Tsang faced with mission impossible, says FTU chief
Legislative Council president Tsang Yok-sing is unlikely to enter the chief executive race as there is too little time for him to come up with a feasible platform, a Beijing loyalist says.
Federation of Trade Unions president Cheng Yiu-tong said despite Tsang's capability and experience, it was unrealistic for him to engage with various sectors of the community and members of the Election Committee before the nomination period closes on February 29.
His comments came just before Tsang said he would make a final decision next week.
'Tsang has yet to come up with an election platform. It takes time for a candidate to explain his vision for governing Hong Kong and discuss it with Election Committee members,' Cheng said yesterday.
'Operationally, it's impossible for Tsang to do so in such a short period. I don't take his intention to run seriously,' said Cheng, who is also an executive councillor.
Tsang, founding chairman of what was the Democratic Alliance for Betterment of Hong Kong, said on Friday he was seriously considering running after a 'dramatic turn' in the race, obviously referring to the escalating scandal of Henry Tang Ying-yen's illegal additions to one of his homes.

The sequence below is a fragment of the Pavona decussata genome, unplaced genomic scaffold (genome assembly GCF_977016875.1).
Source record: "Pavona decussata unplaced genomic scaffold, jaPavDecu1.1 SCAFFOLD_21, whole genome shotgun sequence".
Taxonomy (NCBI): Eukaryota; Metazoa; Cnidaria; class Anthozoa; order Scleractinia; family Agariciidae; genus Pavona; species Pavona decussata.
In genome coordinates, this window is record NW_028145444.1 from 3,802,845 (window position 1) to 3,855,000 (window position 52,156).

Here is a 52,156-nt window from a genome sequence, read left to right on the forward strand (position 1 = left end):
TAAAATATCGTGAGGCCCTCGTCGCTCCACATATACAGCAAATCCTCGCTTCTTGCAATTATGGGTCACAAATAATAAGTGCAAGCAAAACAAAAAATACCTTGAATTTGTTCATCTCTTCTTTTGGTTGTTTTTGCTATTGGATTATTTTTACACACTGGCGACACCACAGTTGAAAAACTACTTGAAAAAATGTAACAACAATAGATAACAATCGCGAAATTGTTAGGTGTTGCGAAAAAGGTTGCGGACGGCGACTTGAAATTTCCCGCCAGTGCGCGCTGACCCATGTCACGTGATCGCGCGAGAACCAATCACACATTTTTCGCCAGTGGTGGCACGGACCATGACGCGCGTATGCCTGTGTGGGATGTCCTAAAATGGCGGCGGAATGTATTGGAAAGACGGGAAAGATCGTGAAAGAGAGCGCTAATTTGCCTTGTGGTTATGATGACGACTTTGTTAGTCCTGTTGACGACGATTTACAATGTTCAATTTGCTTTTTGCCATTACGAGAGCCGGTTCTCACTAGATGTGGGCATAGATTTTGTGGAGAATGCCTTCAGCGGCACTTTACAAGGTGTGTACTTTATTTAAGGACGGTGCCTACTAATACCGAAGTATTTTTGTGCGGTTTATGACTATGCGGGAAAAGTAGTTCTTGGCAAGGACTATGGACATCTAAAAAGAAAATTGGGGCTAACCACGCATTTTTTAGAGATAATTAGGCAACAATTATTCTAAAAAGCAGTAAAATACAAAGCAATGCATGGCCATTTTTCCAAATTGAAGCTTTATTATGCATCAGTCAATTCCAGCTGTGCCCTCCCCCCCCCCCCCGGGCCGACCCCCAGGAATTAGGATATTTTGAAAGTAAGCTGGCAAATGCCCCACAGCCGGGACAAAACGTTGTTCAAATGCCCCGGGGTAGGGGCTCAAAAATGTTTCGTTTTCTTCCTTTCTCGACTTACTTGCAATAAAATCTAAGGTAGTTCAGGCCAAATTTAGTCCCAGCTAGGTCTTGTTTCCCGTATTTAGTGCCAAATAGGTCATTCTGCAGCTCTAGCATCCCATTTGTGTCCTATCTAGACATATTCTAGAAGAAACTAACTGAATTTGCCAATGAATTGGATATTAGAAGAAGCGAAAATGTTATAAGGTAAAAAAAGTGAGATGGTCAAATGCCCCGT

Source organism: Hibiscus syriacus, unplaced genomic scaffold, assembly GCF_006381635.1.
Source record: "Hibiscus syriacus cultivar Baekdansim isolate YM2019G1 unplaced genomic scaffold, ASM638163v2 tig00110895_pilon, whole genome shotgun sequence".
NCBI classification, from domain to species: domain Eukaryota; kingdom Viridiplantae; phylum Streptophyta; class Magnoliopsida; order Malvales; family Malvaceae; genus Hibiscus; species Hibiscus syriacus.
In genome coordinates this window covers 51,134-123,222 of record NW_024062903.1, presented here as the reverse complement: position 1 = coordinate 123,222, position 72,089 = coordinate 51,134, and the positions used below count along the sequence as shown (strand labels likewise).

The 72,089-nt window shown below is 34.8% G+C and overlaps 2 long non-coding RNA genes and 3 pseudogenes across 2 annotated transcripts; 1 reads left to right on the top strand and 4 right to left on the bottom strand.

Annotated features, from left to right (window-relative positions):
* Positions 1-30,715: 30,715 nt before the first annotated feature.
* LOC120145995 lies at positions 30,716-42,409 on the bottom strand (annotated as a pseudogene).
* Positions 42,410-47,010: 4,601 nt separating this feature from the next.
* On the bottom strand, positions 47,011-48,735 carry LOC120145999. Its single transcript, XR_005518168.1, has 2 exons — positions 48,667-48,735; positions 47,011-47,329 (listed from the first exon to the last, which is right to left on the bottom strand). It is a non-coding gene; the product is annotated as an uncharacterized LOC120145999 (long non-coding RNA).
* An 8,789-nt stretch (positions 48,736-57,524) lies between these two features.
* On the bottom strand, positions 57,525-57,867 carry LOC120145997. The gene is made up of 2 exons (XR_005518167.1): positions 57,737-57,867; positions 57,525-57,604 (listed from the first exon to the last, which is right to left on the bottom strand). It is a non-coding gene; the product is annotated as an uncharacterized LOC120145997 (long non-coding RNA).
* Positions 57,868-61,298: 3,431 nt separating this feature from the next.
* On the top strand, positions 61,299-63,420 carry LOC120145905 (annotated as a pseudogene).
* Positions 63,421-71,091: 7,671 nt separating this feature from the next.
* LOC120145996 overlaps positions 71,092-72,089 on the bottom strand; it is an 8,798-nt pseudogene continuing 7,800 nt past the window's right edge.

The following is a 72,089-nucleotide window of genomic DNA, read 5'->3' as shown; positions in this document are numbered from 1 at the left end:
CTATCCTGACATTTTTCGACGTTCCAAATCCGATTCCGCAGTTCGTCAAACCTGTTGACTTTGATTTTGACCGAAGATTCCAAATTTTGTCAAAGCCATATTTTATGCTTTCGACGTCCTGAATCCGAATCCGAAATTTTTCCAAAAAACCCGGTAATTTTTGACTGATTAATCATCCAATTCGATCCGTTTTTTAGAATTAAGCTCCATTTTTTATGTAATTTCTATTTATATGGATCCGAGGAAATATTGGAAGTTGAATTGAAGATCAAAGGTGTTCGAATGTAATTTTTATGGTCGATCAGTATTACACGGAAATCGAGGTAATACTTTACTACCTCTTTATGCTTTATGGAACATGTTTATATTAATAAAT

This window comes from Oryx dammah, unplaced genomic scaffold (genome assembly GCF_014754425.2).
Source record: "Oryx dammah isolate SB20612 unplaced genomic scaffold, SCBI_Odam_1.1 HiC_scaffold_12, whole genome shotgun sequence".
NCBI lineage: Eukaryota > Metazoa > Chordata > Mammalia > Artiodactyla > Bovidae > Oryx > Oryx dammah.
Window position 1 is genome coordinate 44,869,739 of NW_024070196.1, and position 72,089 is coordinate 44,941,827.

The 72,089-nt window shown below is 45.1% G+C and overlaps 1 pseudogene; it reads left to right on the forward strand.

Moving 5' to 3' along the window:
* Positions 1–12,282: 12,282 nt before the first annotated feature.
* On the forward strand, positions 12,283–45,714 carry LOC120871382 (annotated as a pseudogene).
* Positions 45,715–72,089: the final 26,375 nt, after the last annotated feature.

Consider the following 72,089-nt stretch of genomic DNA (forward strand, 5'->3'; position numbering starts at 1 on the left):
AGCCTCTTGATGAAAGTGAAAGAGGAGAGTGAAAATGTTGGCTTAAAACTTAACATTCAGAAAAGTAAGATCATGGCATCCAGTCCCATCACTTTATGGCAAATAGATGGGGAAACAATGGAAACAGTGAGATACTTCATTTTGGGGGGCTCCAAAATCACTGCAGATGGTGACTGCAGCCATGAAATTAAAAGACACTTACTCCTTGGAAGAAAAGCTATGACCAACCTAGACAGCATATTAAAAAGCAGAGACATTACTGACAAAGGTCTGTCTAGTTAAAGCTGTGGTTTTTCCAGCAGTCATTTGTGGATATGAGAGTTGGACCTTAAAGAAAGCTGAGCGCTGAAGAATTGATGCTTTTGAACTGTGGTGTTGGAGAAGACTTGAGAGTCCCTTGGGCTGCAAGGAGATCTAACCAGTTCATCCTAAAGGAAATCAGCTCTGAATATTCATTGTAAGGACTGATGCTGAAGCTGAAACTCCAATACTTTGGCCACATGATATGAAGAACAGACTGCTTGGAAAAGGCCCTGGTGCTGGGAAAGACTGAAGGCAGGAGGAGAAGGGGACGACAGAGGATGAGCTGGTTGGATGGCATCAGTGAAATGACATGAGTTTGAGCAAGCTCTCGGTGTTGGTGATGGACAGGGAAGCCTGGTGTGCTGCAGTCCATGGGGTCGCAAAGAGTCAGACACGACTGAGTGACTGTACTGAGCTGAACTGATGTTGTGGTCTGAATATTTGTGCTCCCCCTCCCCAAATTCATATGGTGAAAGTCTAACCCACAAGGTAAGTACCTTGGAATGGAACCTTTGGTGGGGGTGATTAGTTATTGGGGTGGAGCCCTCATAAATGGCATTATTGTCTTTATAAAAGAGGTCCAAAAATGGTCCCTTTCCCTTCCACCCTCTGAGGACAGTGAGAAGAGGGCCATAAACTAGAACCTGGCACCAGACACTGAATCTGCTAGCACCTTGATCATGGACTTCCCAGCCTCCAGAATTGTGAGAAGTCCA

But Cheng said it was impractical for Tsang, who ruled himself out of the running last year, to make a U-turn at such a late stage.
'It took more than two years for Leung Chun-ying to improve his image and boost his popularity,' Cheng said of Tang's main rival for the top job.
Cheng said that since Tsang had still to make up his mind, he would not ask federation members on the Election Committee to suspend their nominations of Tang and Leung.
The federation decided yesterday to give its 60 members on the 1,200-member panel selecting the next chief executive a free choice.
Tsang said yesterday he needed more time for a thorough assessment of a bid for the top job.
'I need more time to tidy up my thoughts on some serious questions and continue to gauge views from my friends,' he said.
'I also need to clarify with Legco the arrangements if I resign from the post of president.'
Tsang said his decision would also be guided on his ideas for implementing universal suffrage.
'I have had my own thoughts about how to implement universal suffrage in Hong Kong. But I cannot see the existing candidates putting forth what I think are the ideals in their political platforms,' he said.
Both Tang and Leung have refused to give concrete proposals for implementing universal suffrage in 2017 for the chief executive vote and 2020 for the Legco elections.
Tsang added that the people urging him to run included 'people who had previously supported Tang and Leung'.